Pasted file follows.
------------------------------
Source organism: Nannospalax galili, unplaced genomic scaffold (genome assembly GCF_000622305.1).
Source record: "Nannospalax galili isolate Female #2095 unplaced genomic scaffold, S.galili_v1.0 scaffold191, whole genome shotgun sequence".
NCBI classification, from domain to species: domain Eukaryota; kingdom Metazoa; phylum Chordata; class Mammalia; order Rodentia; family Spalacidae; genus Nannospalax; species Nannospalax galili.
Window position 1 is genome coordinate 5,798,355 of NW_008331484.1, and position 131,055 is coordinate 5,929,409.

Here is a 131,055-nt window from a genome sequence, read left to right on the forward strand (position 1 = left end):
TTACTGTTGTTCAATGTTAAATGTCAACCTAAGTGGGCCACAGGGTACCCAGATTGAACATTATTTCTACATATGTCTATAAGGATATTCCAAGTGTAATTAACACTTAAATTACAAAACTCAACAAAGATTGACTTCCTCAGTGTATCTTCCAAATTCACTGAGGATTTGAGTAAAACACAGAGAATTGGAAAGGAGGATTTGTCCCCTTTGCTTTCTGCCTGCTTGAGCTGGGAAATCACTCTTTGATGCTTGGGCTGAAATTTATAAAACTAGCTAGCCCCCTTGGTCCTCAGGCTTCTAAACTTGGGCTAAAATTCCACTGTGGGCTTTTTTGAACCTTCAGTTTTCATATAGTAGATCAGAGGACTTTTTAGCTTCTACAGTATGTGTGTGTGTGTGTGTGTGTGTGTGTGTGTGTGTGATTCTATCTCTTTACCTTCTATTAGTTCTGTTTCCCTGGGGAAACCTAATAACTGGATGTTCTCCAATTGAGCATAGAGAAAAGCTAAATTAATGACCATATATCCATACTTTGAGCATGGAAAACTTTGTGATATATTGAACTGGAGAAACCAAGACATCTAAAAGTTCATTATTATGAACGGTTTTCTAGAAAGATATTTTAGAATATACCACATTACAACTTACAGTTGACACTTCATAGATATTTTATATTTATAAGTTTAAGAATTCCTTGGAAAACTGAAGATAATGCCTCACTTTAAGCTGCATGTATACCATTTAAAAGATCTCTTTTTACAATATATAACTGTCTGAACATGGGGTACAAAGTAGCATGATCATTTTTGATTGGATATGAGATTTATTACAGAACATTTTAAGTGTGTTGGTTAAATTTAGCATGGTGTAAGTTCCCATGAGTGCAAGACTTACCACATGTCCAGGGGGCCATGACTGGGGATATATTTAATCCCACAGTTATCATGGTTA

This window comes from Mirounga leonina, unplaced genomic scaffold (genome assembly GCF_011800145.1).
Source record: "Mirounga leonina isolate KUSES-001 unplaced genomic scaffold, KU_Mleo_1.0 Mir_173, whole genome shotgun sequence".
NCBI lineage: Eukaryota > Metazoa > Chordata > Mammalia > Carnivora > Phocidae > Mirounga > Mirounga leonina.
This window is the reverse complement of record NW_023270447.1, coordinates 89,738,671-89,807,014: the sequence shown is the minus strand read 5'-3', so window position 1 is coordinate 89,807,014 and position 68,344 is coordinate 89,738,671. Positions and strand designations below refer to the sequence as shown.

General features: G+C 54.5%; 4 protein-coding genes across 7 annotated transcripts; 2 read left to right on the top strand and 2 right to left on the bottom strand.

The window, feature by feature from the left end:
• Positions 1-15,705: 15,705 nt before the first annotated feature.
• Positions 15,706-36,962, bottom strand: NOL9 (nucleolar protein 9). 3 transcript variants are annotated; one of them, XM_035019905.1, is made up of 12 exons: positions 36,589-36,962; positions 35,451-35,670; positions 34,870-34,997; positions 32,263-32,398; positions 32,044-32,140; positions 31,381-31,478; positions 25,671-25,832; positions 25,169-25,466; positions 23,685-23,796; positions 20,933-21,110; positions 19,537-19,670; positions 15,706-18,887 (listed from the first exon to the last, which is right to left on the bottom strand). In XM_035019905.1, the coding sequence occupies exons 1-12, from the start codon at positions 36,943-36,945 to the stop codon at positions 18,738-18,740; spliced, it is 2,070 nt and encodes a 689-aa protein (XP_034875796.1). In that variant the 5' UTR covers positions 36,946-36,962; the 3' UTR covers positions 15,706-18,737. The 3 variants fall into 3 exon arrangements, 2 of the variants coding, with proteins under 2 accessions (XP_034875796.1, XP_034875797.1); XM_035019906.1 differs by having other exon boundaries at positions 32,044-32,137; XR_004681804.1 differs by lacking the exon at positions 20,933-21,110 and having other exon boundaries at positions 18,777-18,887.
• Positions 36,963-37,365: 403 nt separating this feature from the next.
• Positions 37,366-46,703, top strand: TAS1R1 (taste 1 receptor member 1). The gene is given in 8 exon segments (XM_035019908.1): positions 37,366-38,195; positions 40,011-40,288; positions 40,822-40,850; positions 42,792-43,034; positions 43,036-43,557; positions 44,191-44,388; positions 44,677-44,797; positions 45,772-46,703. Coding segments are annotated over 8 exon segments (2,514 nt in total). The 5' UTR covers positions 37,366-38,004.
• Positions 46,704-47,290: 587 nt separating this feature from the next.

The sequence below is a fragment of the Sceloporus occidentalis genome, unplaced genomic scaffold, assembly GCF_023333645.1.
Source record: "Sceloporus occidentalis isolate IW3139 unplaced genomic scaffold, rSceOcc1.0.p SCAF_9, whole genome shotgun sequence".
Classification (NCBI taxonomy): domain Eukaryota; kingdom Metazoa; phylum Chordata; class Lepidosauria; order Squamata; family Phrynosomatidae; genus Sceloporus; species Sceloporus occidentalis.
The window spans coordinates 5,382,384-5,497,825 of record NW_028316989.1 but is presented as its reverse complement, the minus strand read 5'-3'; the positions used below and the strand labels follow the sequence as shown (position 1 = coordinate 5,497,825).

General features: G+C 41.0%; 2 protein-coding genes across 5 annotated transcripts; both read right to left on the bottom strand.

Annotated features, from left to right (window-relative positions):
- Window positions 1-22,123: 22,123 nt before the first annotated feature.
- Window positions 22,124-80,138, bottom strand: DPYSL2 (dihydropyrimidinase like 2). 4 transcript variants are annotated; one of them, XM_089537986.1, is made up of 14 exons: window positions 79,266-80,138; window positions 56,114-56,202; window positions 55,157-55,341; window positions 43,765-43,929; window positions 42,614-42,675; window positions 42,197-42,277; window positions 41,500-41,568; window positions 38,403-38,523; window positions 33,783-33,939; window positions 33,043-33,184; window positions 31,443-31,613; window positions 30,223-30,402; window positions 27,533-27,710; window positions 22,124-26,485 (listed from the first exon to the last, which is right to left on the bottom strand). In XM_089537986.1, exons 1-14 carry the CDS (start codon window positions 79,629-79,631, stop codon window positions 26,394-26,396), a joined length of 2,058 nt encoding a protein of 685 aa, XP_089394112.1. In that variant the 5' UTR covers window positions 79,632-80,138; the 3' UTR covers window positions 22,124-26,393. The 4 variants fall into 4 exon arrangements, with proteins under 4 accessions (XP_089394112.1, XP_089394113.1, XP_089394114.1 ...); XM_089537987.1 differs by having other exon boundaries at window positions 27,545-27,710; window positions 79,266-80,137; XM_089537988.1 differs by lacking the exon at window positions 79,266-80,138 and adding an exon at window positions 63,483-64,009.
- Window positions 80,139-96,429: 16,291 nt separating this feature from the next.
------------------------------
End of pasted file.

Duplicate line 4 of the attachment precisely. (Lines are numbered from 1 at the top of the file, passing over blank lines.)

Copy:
Window position 1 is genome coordinate 5,798,355 of NW_008331484.1, and position 131,055 is coordinate 5,929,409.